Practicing Being a Beginner

This is a translated version of Ko’s fourth essay of a series “Where Does the Courage to Take On Challenges Come From?”

Beginner driver sign

In recent months, I’ve faced many fears. At a recent event, “Second Hand Books Station,” my partner and I reintroduced vegan sandwiches after a long time. Despite preparing all the ingredients beforehand, I had a sleepless night before the event. I was anxious about ruining the food and disappointing our customers. Why was I so scared of something I’d been making for a year and a half before closing my restaurant? Even small actions make me overthink sometimes.

This overthinking brings me to the theme of this letter. Like the saying that a motto is actually a pledge to remember what you’re not good at, I thought of the question, “Where does courage for challenges come from?” Not because I’m a master of challenges, but because I easily get intimidated by unfamiliar tasks. I envy those who stay composed in uncertain situations. I want to move forward with a light heart like them. To me, those who don’t feel anxious in unfamiliar situations are the most courageous people.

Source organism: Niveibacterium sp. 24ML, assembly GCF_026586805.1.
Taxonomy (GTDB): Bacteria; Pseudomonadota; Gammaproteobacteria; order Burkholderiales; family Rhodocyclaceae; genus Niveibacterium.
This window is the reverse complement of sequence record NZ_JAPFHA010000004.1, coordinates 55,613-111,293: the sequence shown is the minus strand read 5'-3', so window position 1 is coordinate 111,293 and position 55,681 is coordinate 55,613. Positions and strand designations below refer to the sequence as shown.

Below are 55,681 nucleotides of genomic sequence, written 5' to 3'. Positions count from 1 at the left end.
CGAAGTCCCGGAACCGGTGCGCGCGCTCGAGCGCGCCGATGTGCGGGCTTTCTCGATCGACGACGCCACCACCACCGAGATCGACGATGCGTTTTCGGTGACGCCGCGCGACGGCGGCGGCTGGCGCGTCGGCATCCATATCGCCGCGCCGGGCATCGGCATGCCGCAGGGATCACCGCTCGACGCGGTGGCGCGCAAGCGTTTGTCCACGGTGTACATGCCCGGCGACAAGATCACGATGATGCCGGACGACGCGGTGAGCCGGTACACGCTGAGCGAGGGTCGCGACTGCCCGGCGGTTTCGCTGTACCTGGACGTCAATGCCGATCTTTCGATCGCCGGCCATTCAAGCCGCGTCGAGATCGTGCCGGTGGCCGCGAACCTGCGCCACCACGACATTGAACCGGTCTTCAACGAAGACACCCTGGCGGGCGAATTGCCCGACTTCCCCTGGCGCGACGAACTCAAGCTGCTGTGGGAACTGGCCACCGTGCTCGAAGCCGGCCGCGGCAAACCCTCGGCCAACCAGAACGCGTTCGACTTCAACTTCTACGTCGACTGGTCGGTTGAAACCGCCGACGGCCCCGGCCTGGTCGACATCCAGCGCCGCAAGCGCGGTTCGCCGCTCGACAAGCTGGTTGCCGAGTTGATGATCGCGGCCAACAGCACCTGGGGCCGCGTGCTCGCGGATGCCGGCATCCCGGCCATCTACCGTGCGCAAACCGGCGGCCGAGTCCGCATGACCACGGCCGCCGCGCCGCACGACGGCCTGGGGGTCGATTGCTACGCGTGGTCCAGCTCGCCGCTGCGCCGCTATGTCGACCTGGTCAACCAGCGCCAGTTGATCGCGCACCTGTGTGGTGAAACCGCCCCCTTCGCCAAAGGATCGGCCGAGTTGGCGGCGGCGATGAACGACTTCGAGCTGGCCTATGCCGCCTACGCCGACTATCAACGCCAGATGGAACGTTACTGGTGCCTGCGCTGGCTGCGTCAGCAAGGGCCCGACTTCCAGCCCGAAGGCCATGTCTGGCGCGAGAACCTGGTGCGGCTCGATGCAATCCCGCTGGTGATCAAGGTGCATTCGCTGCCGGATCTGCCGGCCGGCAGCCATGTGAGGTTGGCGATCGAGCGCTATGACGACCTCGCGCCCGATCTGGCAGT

Reflecting on my past challenges, I realized I was always trembling with fear. In other words, I had the courage to throw myself into unknown situations despite the fear. Tasks that felt comfortable didn’t remain as challenges in my memory, no matter how difficult or successful they were.

Just as getting hit multiple times doesn’t stop it from hurting, summoning courage for challenges is always hard. Yet, some people decide to step into the ring, knowing it will hurt. They choose to take uncertain steps, even if change doesn’t feel entirely pleasant. These people make decisions as if they’ve never felt fear. They know how to handle their choices.

True courage isn’t a shield that protects us from anxiety in unfamiliar situations but the willingness to be committed to decisions despite knowing they’ll cause fear and anxiety. Because there are far more unknowns than knowns, we often become scared beginners. So, we must welcome the chances to be beginners again.

Of course, I’m still scared of what’s coming. I worry if I’ll do well and fear my efforts will go unnoticed. If someone like me tries to handle everything, I might get exhausted drifting between ideals and reality. So, I aspire to become someone who decides to act. Even at ninety, I want to be more excited than afraid of an unknown fruit, to walk a new path home, and to be okay with being a fool in front of new gadgets. I promise. I won’t stop practicing the mindset of becoming a beginner.